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With 35 variants the Navara has a ute to suit any buyer, and this customer-driven update smooths out suspension issues.
Report by Greg Hill
The Nissan Navara ute range has a proud history of satisfying the many demands of work, family and recreational duties. This 2018 update is the third since the current-model Navara was introduced in 2015, and the second go at rectifying suspension issues.
Navara’s five-link, coil-spring rear suspension provided the desired softer ride when empty but was unsettled carrying a load. So Nissan Australia, to its credit, took notice of customer concerns and instigated changes with help from Nissan’s top Japanese chassis engineers.
The comprehensive line-up remains – Navara is available in 35 variants, with eight cab-chassis and 27 pick-up options, including 10 2WD and 25 4WD versions. Prices are competitive, starting from $25,990 plus on-road costs for the single-cab RX 2WD six-speed manual cab-chassis version through to $54,490 for the dual-cab ST-X -speed automatic 4WD pick-up. Dual-cab models account for 90 per cent of sales and most are 4WD configuration.
There has been some shuffling of standard features in the lower grades with a rear-view camera and satellite navigation now offered on more models, while ISOFIX child-seat mountings are now fitted to all dual-cab versions.
The updated 2018 model does not look all that different from its predecessors.
The ST-X gets ‘around view monitoring’ which employs four cameras and is displayed within the seven-inch infotainment system. Leather-accented trim with heated front seats and eight-way power adjustment for the driver’s seat is a $1500 option on the ST-X. Adding to the driving ease, all SL, ST and ST-X models built from June will have a digital speedo, while a repositioning of the tie-down points in the load area promises improvement.
Navara comes standard with seven airbags and carries the five-star ANCAP rating from 2015, but it doesn’t have any of the latest advanced safety features – such as autonomous emergency braking, blind-spot warning or lane-keep assist – that we are now seeing on some of its competitors.
The updated 2018 model does not look all that different from its predecessors. It has the same rugged, purposeful exterior appearance, a roomy interior, well laid-out controls and is neatly trimmed. But beneath the surface substantial work has been done on the SL, ST and ST-X-grade 4WD dual-cab pick-up versions to get Navara back on track. Other variants still employ the heavy-duty leaf-spring set-up.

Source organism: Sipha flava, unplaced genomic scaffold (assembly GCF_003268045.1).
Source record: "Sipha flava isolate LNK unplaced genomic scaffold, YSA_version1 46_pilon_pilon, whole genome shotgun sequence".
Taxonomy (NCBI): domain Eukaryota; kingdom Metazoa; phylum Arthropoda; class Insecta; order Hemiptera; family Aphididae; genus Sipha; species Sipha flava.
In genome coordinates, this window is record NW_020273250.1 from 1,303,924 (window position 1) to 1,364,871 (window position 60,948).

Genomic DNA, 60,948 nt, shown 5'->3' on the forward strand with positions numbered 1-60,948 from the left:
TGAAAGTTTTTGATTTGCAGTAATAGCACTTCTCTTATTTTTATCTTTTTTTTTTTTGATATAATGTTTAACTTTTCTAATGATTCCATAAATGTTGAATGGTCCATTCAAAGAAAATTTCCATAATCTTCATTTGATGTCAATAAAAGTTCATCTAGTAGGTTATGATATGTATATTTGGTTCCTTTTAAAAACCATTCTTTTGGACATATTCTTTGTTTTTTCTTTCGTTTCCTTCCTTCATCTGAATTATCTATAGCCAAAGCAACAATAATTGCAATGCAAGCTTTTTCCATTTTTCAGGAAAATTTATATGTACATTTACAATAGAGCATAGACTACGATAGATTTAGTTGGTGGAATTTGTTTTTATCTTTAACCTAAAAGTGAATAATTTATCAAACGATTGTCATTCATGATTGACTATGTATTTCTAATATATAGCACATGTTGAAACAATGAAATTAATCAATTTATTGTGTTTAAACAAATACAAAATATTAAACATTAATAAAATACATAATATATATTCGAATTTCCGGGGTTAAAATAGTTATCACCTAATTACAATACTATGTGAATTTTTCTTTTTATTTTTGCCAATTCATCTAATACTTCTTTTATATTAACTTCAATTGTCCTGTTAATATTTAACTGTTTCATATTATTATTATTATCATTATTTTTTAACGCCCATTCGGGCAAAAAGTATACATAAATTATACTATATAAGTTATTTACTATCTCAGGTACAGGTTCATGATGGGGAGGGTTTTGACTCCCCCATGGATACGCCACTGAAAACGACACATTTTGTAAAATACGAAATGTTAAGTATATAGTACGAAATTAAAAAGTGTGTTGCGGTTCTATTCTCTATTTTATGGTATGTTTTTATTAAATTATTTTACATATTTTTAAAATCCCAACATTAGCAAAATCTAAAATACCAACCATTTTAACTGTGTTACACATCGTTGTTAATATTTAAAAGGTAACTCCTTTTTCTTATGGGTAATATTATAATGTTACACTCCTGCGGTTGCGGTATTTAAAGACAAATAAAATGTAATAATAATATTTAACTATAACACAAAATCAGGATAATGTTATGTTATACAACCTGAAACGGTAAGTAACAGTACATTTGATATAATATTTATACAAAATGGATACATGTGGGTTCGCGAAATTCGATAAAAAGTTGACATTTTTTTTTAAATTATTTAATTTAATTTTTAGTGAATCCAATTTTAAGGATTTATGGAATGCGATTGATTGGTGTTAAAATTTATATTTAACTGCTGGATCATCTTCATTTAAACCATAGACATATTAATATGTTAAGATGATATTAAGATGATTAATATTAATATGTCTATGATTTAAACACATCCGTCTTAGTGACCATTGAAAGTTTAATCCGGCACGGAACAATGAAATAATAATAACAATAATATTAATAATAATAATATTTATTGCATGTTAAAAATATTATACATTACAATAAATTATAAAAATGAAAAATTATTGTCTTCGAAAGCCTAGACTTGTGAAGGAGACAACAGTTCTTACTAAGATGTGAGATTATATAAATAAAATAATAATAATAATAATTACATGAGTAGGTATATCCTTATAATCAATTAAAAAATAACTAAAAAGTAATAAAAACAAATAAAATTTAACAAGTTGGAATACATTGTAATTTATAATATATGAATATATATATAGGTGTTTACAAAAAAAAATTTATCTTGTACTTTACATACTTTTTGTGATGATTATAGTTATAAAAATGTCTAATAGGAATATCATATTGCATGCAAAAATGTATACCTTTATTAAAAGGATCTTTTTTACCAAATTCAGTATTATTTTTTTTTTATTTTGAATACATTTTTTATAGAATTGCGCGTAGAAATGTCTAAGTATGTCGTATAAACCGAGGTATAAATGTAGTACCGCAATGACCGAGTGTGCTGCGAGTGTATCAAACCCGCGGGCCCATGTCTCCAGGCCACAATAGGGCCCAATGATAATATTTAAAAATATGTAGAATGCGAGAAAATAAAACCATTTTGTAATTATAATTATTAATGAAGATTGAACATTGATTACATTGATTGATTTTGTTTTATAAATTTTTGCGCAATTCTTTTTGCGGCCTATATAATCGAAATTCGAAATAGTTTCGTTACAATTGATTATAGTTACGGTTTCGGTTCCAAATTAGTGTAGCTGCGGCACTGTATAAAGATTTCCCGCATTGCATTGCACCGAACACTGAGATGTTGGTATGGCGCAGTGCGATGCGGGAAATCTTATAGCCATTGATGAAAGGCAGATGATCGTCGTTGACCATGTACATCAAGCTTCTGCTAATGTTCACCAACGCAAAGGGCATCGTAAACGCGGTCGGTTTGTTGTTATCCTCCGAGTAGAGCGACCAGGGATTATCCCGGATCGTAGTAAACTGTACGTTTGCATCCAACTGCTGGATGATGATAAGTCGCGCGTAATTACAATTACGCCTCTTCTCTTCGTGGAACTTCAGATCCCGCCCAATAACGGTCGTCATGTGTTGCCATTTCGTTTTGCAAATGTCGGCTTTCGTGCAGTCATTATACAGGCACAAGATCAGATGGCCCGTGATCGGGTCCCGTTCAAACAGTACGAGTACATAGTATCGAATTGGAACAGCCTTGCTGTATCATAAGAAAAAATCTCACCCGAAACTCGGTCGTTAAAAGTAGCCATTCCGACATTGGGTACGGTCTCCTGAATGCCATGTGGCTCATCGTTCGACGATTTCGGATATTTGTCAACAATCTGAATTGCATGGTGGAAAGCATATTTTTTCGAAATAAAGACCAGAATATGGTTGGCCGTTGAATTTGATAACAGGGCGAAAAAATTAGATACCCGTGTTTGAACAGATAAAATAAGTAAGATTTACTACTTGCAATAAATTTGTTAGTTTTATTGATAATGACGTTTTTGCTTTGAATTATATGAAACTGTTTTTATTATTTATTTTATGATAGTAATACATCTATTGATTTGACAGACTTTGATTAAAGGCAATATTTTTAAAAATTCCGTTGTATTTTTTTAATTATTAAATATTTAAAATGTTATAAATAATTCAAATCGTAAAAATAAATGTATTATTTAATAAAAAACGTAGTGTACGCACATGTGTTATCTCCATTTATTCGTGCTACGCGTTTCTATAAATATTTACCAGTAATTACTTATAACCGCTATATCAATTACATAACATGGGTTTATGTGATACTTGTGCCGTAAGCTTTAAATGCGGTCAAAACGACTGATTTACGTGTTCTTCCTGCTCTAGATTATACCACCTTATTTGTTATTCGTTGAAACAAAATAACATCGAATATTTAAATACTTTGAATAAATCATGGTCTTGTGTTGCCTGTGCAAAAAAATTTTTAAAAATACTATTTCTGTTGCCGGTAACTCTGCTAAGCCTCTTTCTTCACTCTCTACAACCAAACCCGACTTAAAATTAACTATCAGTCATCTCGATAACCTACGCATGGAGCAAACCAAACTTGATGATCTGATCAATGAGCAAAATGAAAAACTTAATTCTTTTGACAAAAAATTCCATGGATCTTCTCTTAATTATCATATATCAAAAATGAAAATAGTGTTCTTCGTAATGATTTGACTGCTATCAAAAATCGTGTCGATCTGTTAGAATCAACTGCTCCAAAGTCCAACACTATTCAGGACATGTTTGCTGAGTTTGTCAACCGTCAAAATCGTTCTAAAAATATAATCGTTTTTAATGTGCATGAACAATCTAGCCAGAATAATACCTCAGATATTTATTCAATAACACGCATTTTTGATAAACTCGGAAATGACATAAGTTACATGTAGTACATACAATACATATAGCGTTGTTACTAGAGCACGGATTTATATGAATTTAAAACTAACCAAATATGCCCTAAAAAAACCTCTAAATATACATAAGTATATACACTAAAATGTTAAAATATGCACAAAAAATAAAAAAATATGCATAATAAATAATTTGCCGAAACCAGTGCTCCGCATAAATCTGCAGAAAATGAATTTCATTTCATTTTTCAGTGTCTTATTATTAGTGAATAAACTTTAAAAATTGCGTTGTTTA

Nissan followed up with extensive local testing and fine-tuning.
The solution has been a dual-rate coil-spring set-up and a new dynamic rebound damper to help cushion loads at the limit. The dual-rate springs maintain the ride comfort with light loads, and progressively stiffens up with heavier loads and more rugged territory.
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In unladen form, the upgraded version is 25 millimetres higher than its predecessor. When loaded it no longer looks to be sagging in the rear, with the back sitting 40 millimetres higher than the previous model with a full load in the tub. The other notable change is a steering upgrade.
Nissan then followed up its improvements with extensive local testing and fine-tuning of the steering and suspension to suit Australian conditions.
Our test vehicle was the top-selling ST-grade automatic 4WD dual-cab pick-up, which gets the more powerful engine of the Navara’s two similar-capacity diesels. Output of this 2.3-litre twin-turbo diesel is unchanged, with 140kW of power at 3700rpm and 350Nm from 1500rpm through to 2500rpm. While not class leading, the proven engine and seven-speed automatic combination does the job with minimal fuss.
The official ADR fuel consumption is a low 7.0L/100km, which makes it one of the best in class, but on test our vehicle averaged 9.9L/100km – higher but still respectable.
As well as putting the Navara through its paces under our normal RACV test program, we also had the opportunity to drive the upgraded model with a range of load and towing configurations over a variety of road conditions at its launch.
The extra load was noticeable, as you would expect with most vehicles in this class, but the Navara handled the challenge relatively easily. It is still not perfect but the suspension and more precise steering are a vast improvement over earlier Navaras. The revised steering is a little more direct and has a better feel, while for a commercially targeted vehicle, the ride remained comfortably controlled and handling proved secure under widely varying load and road conditions.
Maximum towing capacity is a hefty 3500 kilograms, but it’s important to consult the owner’s manual for maximum ball load as this varies with the vehicle load.
After taking the upgraded Navara through its paces with a variety of load configurations at its launch, and then conducting our normal RACV road test, the Navara can be declared back on track. It doesn’t set any new class standards, but is once again a serious contender worth considering.
NISSAN NAVARA ST
$49,690 + $4793 (est) on-road costs. Premium paint $575. Range $31,990 to $54,490.
Five-star ANCAP rating. Seven airbags. Reversing camera. Auto on/off LED headlights. ISOFIX. Daytime running lights. Front fog lights.
These comments are from RACV’s experienced team of vehicle testers. Check out the full range of RoyalAuto car reviews, news and other motoring information at royalauto.com.au.
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